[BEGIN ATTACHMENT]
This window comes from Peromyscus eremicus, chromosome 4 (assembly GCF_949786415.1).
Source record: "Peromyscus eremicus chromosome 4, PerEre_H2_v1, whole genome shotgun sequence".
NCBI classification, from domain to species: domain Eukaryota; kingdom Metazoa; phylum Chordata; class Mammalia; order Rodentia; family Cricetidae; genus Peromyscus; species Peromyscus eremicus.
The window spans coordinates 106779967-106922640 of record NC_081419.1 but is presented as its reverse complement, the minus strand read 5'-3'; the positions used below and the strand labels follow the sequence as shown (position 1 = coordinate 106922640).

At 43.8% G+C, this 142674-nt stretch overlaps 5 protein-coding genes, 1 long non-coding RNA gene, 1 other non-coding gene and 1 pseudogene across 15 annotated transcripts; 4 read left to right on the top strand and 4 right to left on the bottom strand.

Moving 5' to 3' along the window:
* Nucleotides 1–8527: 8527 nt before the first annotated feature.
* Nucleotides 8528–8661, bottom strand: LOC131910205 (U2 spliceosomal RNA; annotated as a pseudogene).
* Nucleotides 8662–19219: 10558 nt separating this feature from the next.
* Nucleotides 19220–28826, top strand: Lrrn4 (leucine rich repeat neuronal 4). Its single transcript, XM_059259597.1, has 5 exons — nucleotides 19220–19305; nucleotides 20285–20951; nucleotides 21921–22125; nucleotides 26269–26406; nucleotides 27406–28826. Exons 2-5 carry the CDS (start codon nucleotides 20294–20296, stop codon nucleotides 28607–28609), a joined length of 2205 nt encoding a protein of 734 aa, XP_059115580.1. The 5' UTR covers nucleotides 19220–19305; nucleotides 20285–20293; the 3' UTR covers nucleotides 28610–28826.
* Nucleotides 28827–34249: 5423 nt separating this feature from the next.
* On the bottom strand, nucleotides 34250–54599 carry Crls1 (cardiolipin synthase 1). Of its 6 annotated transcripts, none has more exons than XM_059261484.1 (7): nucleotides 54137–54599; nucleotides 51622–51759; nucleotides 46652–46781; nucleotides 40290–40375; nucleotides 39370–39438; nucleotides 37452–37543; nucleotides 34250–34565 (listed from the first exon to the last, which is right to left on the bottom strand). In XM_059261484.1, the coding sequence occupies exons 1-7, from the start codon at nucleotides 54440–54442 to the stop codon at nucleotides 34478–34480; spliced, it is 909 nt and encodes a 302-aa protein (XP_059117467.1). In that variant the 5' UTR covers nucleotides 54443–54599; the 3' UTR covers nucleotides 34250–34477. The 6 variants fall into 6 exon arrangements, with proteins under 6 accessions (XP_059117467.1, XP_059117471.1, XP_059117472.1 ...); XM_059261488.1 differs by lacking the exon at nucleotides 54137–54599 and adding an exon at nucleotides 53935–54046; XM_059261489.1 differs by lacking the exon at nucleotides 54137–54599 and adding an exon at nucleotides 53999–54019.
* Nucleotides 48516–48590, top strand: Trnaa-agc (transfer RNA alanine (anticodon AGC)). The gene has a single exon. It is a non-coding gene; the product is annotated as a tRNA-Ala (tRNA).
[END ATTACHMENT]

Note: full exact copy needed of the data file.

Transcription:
This window comes from Peromyscus eremicus, chromosome 4 (assembly GCF_949786415.1).
Source record: "Peromyscus eremicus chromosome 4, PerEre_H2_v1, whole genome shotgun sequence".
NCBI classification, from domain to species: domain Eukaryota; kingdom Metazoa; phylum Chordata; class Mammalia; order Rodentia; family Cricetidae; genus Peromyscus; species Peromyscus eremicus.
The window spans coordinates 106779967-106922640 of record NC_081419.1 but is presented as its reverse complement, the minus strand read 5'-3'; the positions used below and the strand labels follow the sequence as shown (position 1 = coordinate 106922640).

At 43.8% G+C, this 142674-nt stretch overlaps 5 protein-coding genes, 1 long non-coding RNA gene, 1 other non-coding gene and 1 pseudogene across 15 annotated transcripts; 4 read left to right on the top strand and 4 right to left on the bottom strand.

Moving 5' to 3' along the window:
* Nucleotides 1–8527: 8527 nt before the first annotated feature.
* Nucleotides 8528–8661, bottom strand: LOC131910205 (U2 spliceosomal RNA; annotated as a pseudogene).
* Nucleotides 8662–19219: 10558 nt separating this feature from the next.
* Nucleotides 19220–28826, top strand: Lrrn4 (leucine rich repeat neuronal 4). Its single transcript, XM_059259597.1, has 5 exons — nucleotides 19220–19305; nucleotides 20285–20951; nucleotides 21921–22125; nucleotides 26269–26406; nucleotides 27406–28826. Exons 2-5 carry the CDS (start codon nucleotides 20294–20296, stop codon nucleotides 28607–28609), a joined length of 2205 nt encoding a protein of 734 aa, XP_059115580.1. The 5' UTR covers nucleotides 19220–19305; nucleotides 20285–20293; the 3' UTR covers nucleotides 28610–28826.
* Nucleotides 28827–34249: 5423 nt separating this feature from the next.
* On the bottom strand, nucleotides 34250–54599 carry Crls1 (cardiolipin synthase 1). Of its 6 annotated transcripts, none has more exons than XM_059261484.1 (7): nucleotides 54137–54599; nucleotides 51622–51759; nucleotides 46652–46781; nucleotides 40290–40375; nucleotides 39370–39438; nucleotides 37452–37543; nucleotides 34250–34565 (listed from the first exon to the last, which is right to left on the bottom strand). In XM_059261484.1, the coding sequence occupies exons 1-7, from the start codon at nucleotides 54440–54442 to the stop codon at nucleotides 34478–34480; spliced, it is 909 nt and encodes a 302-aa protein (XP_059117467.1). In that variant the 5' UTR covers nucleotides 54443–54599; the 3' UTR covers nucleotides 34250–34477. The 6 variants fall into 6 exon arrangements, with proteins under 6 accessions (XP_059117467.1, XP_059117471.1, XP_059117472.1 ...); XM_059261488.1 differs by lacking the exon at nucleotides 54137–54599 and adding an exon at nucleotides 53935–54046; XM_059261489.1 differs by lacking the exon at nucleotides 54137–54599 and adding an exon at nucleotides 53999–54019.
* Nucleotides 48516–48590, top strand: Trnaa-agc (transfer RNA alanine (anticodon AGC)). The gene has a single exon. It is a non-coding gene; the product is annotated as a tRNA-Ala (tRNA).